5 Apps That Will Help You Manage Panic Attacks

The more connected to our smartphones we become, the truer the phrase "there's an app for that" seems. But though there are downsides of being so aggressively reliant on technology, there are also a lot of upsides, including access to apps that help manage panic attacks and provide education on mental health issues. These apps are important partially because they offer tools that provide quick relief for mild to moderate panic attacks; however, they're also useful because they grant a lot of people who don't have access to care or treatment for mental health issues access to resources to help alleviate panic attacks for cheap or even free. An app isn't a substitute for professional help — but the right app can certainly be a useful tool to include in your mental health and self-care arsenal.

There are a lot of different ways people deal with panic attacks, including writing, counting, squeezing a stress ball, doing breathing exercises, watching videos with patterns, or talking it out with friends. The processes of dealing with panic attacks are completely different for everyone, so if you're relying on apps to help you through the process, it's worth doing a little research to find the one that will best suit you and your coping methods. These five anxiety attack management apps all differ from each other — and that's where their strengths lie. Which one is perfect for you? Read on to find out.

1. Panic?

Despite its slightly irritating name, "Panic?" is a pretty solid, free app to help manage panic attacks before, during, or after they happen. My favorite feature is the fourth button on the menu that says, "Videos To Deal With Anxiety." There are several different videos that last about 10 minutes of a man explaining in a calming voice the different ways panic attacks happen and affect people, as well as different techniques people use to soothe them. The interface and design of the app are a little wacky, but don't let that deter you from looking around and using some of the features as needed.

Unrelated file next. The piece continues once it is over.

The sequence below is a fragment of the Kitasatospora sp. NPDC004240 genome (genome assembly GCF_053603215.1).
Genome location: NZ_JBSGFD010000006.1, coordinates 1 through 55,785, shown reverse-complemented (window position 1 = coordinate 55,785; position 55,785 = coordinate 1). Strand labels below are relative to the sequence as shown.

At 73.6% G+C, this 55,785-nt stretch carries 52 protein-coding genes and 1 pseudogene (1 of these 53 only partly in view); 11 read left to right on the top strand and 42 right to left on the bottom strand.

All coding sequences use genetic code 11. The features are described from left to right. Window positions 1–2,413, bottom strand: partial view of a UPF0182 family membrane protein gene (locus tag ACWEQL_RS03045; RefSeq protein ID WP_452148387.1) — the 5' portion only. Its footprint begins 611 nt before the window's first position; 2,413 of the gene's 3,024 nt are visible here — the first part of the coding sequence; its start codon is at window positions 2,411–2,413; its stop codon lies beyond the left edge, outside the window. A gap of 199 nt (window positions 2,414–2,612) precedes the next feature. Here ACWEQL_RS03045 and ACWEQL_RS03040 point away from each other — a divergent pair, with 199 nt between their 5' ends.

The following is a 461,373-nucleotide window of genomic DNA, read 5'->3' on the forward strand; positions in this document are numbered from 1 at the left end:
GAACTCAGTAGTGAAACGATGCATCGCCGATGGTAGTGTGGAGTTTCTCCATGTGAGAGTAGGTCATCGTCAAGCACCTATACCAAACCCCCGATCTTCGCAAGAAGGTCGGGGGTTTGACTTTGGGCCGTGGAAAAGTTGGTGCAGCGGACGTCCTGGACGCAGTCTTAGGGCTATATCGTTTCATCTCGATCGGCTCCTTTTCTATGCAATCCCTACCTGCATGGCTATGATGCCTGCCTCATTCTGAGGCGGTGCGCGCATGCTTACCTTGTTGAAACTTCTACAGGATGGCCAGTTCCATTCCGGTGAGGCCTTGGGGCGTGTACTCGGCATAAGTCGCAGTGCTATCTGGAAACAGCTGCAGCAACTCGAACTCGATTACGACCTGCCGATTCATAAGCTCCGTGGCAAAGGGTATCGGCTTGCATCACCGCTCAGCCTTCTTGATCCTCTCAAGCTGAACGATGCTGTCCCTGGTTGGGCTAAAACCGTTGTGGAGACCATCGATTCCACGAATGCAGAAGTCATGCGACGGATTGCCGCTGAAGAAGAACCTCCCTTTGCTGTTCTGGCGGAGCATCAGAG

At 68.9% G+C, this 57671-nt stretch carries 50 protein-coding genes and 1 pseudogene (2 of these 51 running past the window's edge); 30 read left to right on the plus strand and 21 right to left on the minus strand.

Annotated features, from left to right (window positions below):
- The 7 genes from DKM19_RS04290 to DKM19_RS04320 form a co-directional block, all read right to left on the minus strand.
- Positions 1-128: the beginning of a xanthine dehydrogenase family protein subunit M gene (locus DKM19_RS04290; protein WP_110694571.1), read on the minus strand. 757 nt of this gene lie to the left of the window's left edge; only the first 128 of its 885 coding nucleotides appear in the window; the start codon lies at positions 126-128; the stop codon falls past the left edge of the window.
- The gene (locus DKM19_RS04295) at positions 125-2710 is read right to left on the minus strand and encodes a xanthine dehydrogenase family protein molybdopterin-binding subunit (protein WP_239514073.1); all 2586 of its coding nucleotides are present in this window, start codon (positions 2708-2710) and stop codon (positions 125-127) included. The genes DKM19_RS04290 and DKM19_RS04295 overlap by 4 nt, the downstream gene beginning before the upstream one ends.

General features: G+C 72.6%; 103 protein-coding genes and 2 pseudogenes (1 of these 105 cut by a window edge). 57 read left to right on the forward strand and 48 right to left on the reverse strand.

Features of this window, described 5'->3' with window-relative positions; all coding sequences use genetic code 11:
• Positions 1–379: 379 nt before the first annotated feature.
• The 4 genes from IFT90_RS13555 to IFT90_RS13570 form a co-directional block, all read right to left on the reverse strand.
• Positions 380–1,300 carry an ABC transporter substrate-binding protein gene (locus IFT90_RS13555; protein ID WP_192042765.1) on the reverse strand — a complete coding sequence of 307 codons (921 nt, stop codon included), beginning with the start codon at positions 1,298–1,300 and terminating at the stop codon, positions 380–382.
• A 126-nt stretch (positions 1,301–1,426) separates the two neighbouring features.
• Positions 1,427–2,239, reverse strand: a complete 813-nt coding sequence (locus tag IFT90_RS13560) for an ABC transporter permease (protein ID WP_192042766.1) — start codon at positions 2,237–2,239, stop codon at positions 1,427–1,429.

2. Centered State

The free version of this app has significantly fewer features than "Panic?" but it's an entirely different experience: If you're looking for a short meditation session to help anxiety instead of information on panic attacks, Centered State is the app for you. In the free version, select "quick session" to get started with the meditation from the home screen. When you pay for the app, you can also select from options that guide you through "deep breathing," "panic diffusion," and "stretch" that last anywhere from seven to 30 minutes. The "quick session" will guide you through a two-minute breathing exercise while you focus on a moving pattern on the screen. In my experience, this app is really calming and helps take my mind off panic attacks; however, the automated-sounding voice in the background can be a little creepy and distracting, so your mileage may vary.

3. End Anxiety

End Anxiety is a free app that uses hypnosis as a form of guided relaxation to relieve short-term panic attacks and long-term anxiety. Unlike "Panic?" and "State," "End Anxiety" is an app you have to commit to for a couple of weeks to see results, as you do with many forms of hypnosis that aim to help a person deal with trauma, anxiety, and stress. If you're looking for a new, long-term solution to your panic attacks, this may be the route to take.

4. Anxiety Attack: Stress And Panic Help

Though this app is similar to the first two, it has a neat feature that the others don't share — a short quiz that lets you self-evaluate whether you have a panic disorder or not. Of course, it's important to note that only a doctor can really take into account your full gamut of symptoms and diagnose you with anything, but the self-evaluation helps you get a good idea of whether you should seek the opinion of a medical professional in the first place. Unlike the other apps, the tips in "Anxiety Attack: Stress and Panic Help" are emphasized through text, as opposed to sound or video.

5. Fast Calm

I'm a visual person, so this is my favorite app for anxiety attack relief. Fast Calm helps you regulate your breathing while you look at a beautiful image, which can either be a random stock photo provided by the app or a set of images you choose yourself. In addition to the option to customize the image, you can also customize the pace of the guided breathing.

Images: Pexels; Mehak Anwar/Bustle (5)

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